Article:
In TYPO3 (https://typo3.org/), there are two approaches for multilingual websites known as the "One-Tree" and "Multiple-Trees" approach.

The Multiple-Trees approach is no problem in Craft CMS: I know sites, sections and field translations.
But I have no idea for the One-Tree approach? (Don't know if it's even possible ...)


The Multiple-Tree approach means that the different languages have no connection to each other and switching to another language loads the respective homepage.
Pros: Very flexible, because of separate pagetrees for each language.
Cons: No control of the translation status, especially for larger websites.


The One-Tree approach means that when switching the website to a different language branch, the corresponding content for the other language is loaded automatically. If there is no translation available, the corresponding content of the default language is displayed. One page hosts all languages.
Pros: Good overview of the translation status of all pages in the backend.
Cons: All languages share the same pagetree (kind of inflexible).

Example from TYPO3

Example from TYPO3

1 Answer 1


Edit: After the screenshot above was added in an edit, I realise that this question might have more to with how multi-site entries are managed in the control panel, and less with how the content itself is modelled, or how it's exposed on the front end.

The short answer is that, no – there is no side-by-side or equivalent view for multi-site content in Craft, that is equivalent to the One-Tree TYPO3 view pictured above.

In Craft, propagated multi-site entries can be switched between via the site dropdown in the top left corner of element edit pages and indexes.

Original answer (doesn't really answer this particular question, but the info might still be useful to someone coming to Craft from TYPO3):

I'm not familiar with TYPO3, but based on your description I'd say the closest equivalent to the One-Tree/Multiple-Tree concepts in Craft lingo is the term "propagation method" – i.e. in multi-site Craft installs, content can be configured to propagate across different sites, in different ways (or not at all).

Sections (and Matrix fields) can be configured to propagate (or not) using mutiple different propagation methods. For example, you might have a section where all entries are propagated to all sites, another section that only propagates its entries to sites in the same site group, and even a section that doesn't propagate at all (i.e. equivalent to "Multiple-Tree"), etc.

It's even possible to configure a section to let content authors optionally propagate specific entries to different sites, i.e. letting the content author decide if a particular entry should be available in multiple sites or not.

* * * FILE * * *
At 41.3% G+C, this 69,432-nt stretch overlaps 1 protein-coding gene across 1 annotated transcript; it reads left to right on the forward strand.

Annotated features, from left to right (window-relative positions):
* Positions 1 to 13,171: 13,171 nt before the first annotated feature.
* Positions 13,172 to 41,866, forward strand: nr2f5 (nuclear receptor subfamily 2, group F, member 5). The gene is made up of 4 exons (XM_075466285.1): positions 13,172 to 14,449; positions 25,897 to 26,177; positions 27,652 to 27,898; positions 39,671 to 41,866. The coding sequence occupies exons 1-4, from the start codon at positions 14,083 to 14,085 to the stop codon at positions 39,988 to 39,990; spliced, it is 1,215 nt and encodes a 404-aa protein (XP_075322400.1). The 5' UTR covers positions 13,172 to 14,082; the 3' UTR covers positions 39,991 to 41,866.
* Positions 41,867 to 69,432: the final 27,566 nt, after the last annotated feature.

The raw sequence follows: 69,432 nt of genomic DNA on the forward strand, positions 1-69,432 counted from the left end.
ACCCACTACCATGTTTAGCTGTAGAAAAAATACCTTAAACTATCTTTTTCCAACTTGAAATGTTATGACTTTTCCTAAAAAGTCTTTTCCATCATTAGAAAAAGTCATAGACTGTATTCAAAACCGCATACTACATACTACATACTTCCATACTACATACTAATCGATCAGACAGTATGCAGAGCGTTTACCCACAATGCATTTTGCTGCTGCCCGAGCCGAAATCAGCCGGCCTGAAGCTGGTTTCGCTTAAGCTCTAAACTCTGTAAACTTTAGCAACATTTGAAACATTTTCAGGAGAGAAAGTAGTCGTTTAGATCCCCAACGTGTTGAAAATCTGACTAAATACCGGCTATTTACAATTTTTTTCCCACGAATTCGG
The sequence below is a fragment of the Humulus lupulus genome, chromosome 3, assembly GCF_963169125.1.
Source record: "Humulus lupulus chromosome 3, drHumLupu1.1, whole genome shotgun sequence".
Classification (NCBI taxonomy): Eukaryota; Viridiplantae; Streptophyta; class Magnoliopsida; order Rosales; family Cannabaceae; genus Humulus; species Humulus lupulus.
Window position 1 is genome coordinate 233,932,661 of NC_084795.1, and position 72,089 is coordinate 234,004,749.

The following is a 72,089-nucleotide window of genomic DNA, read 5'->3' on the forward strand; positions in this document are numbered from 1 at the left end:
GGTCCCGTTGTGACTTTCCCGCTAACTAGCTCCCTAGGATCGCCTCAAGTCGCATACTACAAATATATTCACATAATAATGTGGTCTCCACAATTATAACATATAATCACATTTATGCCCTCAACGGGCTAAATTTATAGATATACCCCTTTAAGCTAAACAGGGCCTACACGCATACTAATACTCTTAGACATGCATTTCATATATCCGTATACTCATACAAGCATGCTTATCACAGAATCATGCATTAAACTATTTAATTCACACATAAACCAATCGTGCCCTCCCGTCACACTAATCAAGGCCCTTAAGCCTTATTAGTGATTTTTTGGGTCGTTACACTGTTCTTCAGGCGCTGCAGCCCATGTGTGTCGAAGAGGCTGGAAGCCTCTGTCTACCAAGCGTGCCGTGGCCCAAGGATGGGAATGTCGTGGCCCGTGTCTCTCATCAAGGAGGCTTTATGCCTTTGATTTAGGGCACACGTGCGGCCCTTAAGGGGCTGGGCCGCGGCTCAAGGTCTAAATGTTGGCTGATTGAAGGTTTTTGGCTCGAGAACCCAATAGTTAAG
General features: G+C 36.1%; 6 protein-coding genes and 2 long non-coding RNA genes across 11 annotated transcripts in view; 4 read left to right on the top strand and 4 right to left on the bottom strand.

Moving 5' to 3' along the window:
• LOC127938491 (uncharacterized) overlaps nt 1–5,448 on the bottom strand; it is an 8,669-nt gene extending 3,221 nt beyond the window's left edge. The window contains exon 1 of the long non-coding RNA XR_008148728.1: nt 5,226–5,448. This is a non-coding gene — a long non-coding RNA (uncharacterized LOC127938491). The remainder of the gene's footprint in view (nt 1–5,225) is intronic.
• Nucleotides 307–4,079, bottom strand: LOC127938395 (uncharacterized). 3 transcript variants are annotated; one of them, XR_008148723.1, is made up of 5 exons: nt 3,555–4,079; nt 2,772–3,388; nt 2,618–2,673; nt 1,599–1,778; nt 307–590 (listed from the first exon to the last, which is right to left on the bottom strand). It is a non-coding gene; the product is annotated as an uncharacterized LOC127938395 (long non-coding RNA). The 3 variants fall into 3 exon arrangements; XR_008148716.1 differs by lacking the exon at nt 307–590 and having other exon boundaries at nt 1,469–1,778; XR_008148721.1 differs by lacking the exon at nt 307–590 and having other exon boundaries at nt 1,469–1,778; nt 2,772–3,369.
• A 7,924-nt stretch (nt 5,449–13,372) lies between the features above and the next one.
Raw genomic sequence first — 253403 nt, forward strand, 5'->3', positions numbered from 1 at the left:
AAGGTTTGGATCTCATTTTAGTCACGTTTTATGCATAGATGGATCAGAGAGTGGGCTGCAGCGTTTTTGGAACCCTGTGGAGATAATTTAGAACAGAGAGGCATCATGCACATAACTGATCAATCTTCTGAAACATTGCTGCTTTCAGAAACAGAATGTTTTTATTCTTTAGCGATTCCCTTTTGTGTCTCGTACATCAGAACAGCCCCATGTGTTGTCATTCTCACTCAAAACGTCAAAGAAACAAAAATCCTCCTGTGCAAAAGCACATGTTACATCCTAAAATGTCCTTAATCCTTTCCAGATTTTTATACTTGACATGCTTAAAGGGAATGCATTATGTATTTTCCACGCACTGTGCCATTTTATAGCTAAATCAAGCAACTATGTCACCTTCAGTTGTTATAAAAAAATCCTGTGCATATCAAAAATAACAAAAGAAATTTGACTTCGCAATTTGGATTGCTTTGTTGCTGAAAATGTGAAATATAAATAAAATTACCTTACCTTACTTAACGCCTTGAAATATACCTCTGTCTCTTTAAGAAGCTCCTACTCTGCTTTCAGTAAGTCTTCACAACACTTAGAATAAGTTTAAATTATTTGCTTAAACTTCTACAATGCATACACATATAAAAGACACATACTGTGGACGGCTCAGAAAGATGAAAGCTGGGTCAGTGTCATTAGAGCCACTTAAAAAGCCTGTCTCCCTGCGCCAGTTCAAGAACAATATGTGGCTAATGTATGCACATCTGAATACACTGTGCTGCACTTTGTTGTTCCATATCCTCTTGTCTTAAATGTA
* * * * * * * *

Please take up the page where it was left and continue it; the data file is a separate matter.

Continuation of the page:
Essentially, this means that in Craft, you can combine the One-Tree and Multiple-Tree approaches to multi-lingual content, and use one or the other (or combinations of the two), when and where it makes sense to any particular piece of content.

Regardless of your approach to multi-lingual content modelling, the strategy for switching languages in the front end is completely up to you. To that end, it's completely possible to build a language switcher component that conditionally redirects the user to the same entry in the chosen language, or to the selected site/language's base/homepage URL if the current entry doesn't exist in that site/language.

Here's an example for such a language/site switcher component.

Additionally, plugins like GeoMate can be helpful in building language switchers (check out the craft.geomate.getSiteLinks() method).

I'd also recommend reading the "Sites & Localization" guide in the official Craft docs, for a good overview on how multi-lingual content is approached in Craft.

  • 1
    Hi Mats, thank you for your long and detailed answer ... this is very helpful to me! Now I have an idea how to work with this topic, what possible within the control panel an what not. Every single CMS has its pros and cons. This view in my screenshot is a strong feature of TYPO3, but it has its disadvantages and weaknesses in other aspects. It depends on the requirements of the project.
    – Marc
    Commented Apr 30 at 13:32

Your Answer

By clicking “Post Your Answer”, you agree to our terms of service and acknowledge you have read our privacy policy.

Not the answer you're looking for? Browse other questions tagged or ask your own question.